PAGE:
A reactor in Idaho could change the future of nuclear energy — if it survives Trump’s budget – Washington Post

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The fate of a small “modular” nuclear reactor project faces a threat under Trump’s budget, which would not renew the expiring grant the Energy Department is using to fund it. Rick Perry, energy secretary, speaks about the budget today at a House hearing. (Ng Han Guan/AP)

The future of the nuclear energy in the United States may well run through rural Idaho, where the federal Energy Department, a nuclear technology company and a power utility are collaborating on a power plant that nuclear advocates hope will boost the industry’s flagging fortunes.

While the rest of the industry has struggled — with old plants shuttering and the first new reactors built in decades labor through massive delays and cost overruns — advocates are promising the Idaho project will be different. There, the companies and federal government are collaborating on what’s known as a small “modular” nuclear reactor. Unlike their larger relatives, modular reactors are to be factory-built, eliminating the safety and installation issues that often bloat construction costs, and they come with fewer nuclear waste concerns. Much smaller than the behemoths of midcentury, installers can adjust them to fill different electricity needs. Some could be small enough to power a single manufacturing facility. Advocates say small modular reactors will be safer, cheaper and more nimble than the older reactors utilities are fighting to preserve.

But the still-nascent technology faces a threat: President Trump’s budget would not renew the expiring grant that the Energy Department is using to help fund the project as it goes through a lengthy and expensive development phase. So far NuScale, the technology company after which the project is named, has spent more than $400 million designing its reactor and still has about $600 million more spend through the final push. But even if everything proceeds on schedule, the plant won’t produce any power or draw any revenue until 2025.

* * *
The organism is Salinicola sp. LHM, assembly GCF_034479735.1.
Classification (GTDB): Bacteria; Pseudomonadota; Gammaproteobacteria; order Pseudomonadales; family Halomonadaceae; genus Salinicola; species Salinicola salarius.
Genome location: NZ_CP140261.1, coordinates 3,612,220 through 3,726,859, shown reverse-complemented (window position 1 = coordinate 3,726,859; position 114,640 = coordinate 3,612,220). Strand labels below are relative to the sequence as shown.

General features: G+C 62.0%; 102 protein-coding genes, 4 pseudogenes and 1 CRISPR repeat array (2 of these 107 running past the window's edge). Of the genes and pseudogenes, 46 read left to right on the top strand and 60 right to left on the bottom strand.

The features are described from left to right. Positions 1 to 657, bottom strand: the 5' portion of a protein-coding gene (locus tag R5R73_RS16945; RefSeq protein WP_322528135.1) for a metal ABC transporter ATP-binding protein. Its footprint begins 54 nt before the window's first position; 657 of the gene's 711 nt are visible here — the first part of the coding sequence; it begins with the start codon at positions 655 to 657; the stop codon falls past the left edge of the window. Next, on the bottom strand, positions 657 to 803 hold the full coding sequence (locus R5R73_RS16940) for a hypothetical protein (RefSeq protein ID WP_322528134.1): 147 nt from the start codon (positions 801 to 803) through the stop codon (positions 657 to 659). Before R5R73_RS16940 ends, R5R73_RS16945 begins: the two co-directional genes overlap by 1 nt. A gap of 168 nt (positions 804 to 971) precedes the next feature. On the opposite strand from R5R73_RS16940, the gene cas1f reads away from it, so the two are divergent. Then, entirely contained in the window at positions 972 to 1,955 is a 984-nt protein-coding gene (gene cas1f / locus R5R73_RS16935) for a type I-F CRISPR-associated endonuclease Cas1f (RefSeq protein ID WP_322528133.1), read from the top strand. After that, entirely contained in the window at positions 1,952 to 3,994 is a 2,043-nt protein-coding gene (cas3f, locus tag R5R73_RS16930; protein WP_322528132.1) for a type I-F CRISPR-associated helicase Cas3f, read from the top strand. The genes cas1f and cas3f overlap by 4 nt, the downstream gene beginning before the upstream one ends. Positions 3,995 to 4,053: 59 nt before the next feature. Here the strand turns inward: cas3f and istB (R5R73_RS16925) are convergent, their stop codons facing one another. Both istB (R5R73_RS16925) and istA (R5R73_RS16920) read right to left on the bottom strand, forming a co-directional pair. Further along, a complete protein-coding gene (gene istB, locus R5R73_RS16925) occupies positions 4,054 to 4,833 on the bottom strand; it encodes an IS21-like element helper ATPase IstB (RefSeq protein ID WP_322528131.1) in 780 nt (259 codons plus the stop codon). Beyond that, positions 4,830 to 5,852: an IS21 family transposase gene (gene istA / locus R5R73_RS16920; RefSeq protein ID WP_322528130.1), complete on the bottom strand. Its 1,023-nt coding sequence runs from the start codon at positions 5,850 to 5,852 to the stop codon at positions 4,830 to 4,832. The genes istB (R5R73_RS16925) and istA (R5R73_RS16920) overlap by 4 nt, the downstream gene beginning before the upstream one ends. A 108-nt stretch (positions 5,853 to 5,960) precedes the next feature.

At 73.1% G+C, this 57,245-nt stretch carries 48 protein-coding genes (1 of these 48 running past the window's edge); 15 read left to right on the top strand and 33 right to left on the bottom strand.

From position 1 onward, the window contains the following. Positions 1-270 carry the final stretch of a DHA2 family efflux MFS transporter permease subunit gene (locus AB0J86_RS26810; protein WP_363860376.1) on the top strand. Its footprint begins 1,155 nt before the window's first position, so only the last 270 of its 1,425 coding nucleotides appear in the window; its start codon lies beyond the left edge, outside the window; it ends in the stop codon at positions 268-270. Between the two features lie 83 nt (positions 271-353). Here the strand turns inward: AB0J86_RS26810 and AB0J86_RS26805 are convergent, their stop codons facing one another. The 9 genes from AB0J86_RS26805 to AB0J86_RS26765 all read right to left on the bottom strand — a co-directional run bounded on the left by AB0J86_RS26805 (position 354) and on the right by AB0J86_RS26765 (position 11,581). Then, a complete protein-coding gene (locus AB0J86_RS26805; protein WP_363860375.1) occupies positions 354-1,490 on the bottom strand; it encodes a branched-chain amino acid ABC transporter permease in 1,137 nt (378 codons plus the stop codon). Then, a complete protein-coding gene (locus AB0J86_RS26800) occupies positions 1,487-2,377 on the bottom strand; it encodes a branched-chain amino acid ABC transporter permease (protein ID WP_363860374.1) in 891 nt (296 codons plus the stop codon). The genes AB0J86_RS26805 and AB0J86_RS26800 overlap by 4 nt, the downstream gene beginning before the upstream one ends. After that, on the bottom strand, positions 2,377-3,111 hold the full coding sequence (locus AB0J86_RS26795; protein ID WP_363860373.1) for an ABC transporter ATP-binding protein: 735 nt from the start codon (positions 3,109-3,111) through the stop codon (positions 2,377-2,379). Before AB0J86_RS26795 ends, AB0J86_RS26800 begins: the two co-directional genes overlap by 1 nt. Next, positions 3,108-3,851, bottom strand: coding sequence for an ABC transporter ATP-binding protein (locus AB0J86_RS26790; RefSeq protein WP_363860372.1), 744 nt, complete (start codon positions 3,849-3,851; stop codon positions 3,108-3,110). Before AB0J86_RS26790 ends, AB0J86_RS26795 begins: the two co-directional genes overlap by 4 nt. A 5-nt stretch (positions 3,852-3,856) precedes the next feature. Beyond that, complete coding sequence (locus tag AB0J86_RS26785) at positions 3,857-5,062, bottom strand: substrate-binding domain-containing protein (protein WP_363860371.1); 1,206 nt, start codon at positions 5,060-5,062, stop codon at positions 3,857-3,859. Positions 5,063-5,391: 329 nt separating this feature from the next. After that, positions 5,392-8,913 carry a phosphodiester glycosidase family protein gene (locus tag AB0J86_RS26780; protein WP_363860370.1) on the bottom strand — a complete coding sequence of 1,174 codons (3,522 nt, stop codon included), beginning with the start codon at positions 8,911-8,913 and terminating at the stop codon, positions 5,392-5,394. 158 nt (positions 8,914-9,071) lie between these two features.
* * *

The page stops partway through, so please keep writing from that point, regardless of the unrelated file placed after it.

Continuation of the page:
Even members of the president’s own party have taken him to task on the issue, urging him to plus up funding in a May 2 letter. Lawmakers may yet have another way to weigh in — on top of federal spending levels, the industry says the project’s survival also depends on Congress adjusting a tax incentive to allow next generation reactors to qualify. The provision requires reactors to operate by 2020, which won’t be the case for NuScale.

Project backers are banking on federal support to help bridge the gap until completion, and they say that if the Energy Department’s funding vanishes it could not only stall the NuScale project, but sink prospects for modular reactors across the country, forfeiting the race for a greenhouse gas-free energy source to foreign countries such as Russia and China.

“This is the one biggest hope that we have over the next six to eight years,” said Spencer Nelson, policy analyst with ClearPath, a conservative clean energy group. “Everyone in the nuclear industry cares about NuScale.”

The debate over NuScale underscores the broader dilemma of nuclear energy, a power source of near-limitless potential that is nonetheless perpetually controversial due in part to the tremendous cost and complication of getting plants off the ground.

On one side, nuclear skeptics in the environmental community argue the funding being devoted to these projects would be better spent on developing other climate-friendly energy sources, such and wind and solar power that don’t face the same upfront development hurdles or have the same waste and safety concerns. On the other side, free-market purists balk at the federal funding’s interference in the market.

And like every other energy source, nuclear power has had to compete with the resurgence of natural gas, which has gotten cheaper and more plentiful thanks to new extraction technologies.

That threat is particularly salient for NuScale. The power company investing in the project, Utah Associated Municipal Power Systems (UAMPS), is looking to the plant to replace coal-fired power plants slated to go offline by 2025. The utility can pull out of NuScale any time before 2021, but if it goes forward after that, it’ll be on the hook financially for billions of dollars even if NuScale never produces a watt of its envisioned 600 megawatts.

Nuclear isn’t the only option, as the area is home to the natural gas-rich Uinta Basin. Installing natural gas is “the nine ball sitting on the edge of the corner pocket. I can knock that in any time I want to,” said Doug Hunter, chief executive officer with UAMPS.

“The biggest concern we have is do we need to have this type of generation in the future?” Hunter said. “Or are we able to handle our energy needs through energy efficiency and distributed generation and batteries? We are debating that.

“We are not going to walk into a blind take-or-pay product,” he added.

The Energy Department funding, aimed at helping the project move through the regulatory phase, is what nuclear advocates are hoping will give UAMPS the confidence to proceed with the new technology, and so they’re counting on Congress to renew the nuclear grant.

Energy Secretary Rick Perry will be tasked with defending the budget at a Tuesday House hearing, and the cuts he’ll be proposing.

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